NEARLY seven in every 10 companies in Zimbabwe last year paid annual bonuses despite a general slowdown in economic growth, a study by a local human resources consultancy firm has shown.
According to a survey carried out by Industrial Psychology Consultants (IPC), the majority of 89 firms that participated in the survey paid out the 13th cheque to employees in spite of operational challenges being faced by the firms.
When asked if the bonus was performance related 35,96% said it was and 42,70% paid a guaranteed bonus with no link to either company or individual performance. Companies in the manufacturing sector, whose capacity utilisation dropped to 39% last year from 44% in 2012, the report stated, managed to pay bonuses.
“A total of 67,42% paid a bonus in 2013 while 25,84% said they were not paying. Only a small percentage was not sure (6,74%) at the time of the survey. At a time when many companies are complaining of liquidity challenges it is surprising that 67% paid a bonus,” read the report.
“It is our prediction that we are likely to see a similar number of companies paying bonuses not because they can afford, but because of contractual obligations to employees that do not factor company and individual performance.”
This trend, according to IPC, is likely to put more companies into financial dire straits.
“We also predict that retrenchments will not increase significantly due to the costs involved. We are likely to see more company closures and liquidations were employees walk away with nothing. 2014 is likely to be a very tough year and every company needs to dig deeper for strategic inspirations, failure of which we will see many more companies closing,” the report stated.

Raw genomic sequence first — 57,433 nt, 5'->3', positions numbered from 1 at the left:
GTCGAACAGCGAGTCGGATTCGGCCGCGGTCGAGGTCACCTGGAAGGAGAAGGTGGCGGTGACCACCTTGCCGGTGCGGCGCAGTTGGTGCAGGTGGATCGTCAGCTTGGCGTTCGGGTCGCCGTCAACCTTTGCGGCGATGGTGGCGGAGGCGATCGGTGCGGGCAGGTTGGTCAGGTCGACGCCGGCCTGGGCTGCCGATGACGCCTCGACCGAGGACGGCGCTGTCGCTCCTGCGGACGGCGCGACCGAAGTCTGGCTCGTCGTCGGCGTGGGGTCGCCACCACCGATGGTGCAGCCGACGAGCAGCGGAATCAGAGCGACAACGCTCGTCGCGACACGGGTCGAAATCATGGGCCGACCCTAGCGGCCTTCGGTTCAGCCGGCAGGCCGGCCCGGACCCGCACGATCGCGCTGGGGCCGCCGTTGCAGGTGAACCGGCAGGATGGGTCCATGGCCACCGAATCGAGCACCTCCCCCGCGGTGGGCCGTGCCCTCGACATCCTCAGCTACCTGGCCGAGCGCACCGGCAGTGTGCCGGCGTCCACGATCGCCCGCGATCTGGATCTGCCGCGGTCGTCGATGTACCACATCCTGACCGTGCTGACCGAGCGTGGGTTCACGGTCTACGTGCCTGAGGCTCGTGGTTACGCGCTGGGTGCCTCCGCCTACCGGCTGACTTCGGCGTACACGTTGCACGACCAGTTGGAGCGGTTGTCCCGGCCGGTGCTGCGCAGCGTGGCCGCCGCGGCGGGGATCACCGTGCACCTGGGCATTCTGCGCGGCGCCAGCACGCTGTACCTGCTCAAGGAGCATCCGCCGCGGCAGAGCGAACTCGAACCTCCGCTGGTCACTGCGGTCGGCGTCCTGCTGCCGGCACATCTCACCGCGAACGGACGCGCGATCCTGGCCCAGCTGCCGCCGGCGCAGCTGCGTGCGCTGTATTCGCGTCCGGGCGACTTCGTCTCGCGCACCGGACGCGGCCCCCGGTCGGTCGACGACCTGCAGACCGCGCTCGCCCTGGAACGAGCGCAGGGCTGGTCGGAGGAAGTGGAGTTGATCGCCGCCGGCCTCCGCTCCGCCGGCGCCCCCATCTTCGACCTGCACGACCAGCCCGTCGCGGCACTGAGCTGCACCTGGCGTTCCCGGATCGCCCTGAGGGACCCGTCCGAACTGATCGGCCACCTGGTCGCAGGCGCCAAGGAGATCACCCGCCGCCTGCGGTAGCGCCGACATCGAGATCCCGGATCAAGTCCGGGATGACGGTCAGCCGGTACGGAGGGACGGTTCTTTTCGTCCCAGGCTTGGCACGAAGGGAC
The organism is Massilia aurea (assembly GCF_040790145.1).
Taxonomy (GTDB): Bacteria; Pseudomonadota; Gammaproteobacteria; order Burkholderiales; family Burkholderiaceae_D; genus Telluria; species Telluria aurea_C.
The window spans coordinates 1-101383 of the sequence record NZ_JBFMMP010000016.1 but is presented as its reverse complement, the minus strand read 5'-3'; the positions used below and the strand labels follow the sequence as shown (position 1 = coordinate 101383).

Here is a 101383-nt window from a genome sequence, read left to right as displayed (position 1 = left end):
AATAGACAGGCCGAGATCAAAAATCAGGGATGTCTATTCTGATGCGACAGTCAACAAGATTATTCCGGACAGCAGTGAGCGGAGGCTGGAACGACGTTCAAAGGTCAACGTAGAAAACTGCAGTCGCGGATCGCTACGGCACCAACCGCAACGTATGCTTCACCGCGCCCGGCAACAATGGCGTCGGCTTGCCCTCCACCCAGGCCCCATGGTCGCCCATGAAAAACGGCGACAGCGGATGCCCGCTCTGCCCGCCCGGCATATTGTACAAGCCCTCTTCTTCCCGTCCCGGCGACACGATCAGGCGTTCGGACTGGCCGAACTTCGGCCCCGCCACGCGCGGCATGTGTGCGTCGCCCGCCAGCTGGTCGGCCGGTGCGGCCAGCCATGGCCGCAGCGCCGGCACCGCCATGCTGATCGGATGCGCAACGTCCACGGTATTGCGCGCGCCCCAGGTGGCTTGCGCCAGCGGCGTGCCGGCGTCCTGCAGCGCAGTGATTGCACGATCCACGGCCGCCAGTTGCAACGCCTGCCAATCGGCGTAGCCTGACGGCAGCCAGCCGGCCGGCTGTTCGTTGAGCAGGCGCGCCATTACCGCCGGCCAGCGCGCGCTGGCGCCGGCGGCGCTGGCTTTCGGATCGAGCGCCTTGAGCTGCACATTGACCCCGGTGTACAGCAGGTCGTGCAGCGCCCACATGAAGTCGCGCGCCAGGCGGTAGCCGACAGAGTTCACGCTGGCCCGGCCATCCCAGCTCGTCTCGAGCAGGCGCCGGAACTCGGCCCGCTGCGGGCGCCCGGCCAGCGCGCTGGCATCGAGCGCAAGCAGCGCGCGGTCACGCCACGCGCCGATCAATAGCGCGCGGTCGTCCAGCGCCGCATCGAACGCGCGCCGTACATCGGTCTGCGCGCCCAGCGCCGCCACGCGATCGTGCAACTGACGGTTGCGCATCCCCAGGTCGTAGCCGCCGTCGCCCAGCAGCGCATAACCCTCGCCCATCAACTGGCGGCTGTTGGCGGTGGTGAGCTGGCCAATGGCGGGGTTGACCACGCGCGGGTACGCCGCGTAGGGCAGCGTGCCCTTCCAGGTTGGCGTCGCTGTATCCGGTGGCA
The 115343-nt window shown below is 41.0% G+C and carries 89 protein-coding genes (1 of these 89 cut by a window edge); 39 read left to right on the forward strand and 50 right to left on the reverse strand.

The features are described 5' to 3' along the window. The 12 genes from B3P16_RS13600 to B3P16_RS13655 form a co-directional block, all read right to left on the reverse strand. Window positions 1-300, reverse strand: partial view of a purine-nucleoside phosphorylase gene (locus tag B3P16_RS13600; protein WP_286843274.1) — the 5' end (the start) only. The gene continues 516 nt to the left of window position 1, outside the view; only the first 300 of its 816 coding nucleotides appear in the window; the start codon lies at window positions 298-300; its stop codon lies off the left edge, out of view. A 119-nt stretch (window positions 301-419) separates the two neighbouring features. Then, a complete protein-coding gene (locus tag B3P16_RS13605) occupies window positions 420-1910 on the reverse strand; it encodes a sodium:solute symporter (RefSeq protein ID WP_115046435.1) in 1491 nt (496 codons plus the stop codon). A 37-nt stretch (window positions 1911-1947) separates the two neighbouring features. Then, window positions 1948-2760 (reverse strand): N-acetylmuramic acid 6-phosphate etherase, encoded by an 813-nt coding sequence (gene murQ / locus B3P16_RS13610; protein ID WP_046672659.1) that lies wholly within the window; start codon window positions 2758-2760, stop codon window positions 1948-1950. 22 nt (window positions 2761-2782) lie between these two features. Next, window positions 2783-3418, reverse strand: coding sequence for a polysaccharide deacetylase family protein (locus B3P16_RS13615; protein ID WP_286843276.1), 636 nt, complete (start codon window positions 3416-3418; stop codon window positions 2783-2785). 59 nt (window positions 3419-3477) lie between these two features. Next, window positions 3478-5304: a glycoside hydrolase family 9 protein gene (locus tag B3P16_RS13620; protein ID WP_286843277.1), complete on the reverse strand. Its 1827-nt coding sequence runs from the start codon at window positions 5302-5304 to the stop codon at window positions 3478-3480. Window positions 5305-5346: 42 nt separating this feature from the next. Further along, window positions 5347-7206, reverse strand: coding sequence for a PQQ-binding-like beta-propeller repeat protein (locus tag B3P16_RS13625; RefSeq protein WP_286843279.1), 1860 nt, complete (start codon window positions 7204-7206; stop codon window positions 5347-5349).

“On the budgeted increase for 2014, the projected average increase is 9,68%. There are companies that have budgeted for as little as 2% to as high as 20%. It seems that increases for 2014 will not exceed 10% with the majority of organisations not planning an increase at all. 2014 is likely to be a very tough year for collective bargaining considering the projected economic difficulties.”
The survey also showed that 83,15% of the respondents indicated that they did not retrench in 2013, with only 16,85% having gone through retrenchment.
“When asked why they were not paying bonuses, most companies cited poor company performance compounded by liquidity, cash flow problems and low sales,” the report added.
Zimbabwe’s economic growth rate last year declined on the back of an underperforming agriculture and mining sectors.
Zimbabwean companies are struggling to stay afloat weighed down by the absence of long term financing for retooling.
This has led to massive retrenchments with statistics from the Zimbabwe Congress of Trade Unions indicating that at least 300 employees were being retrenched weekly. NewsDay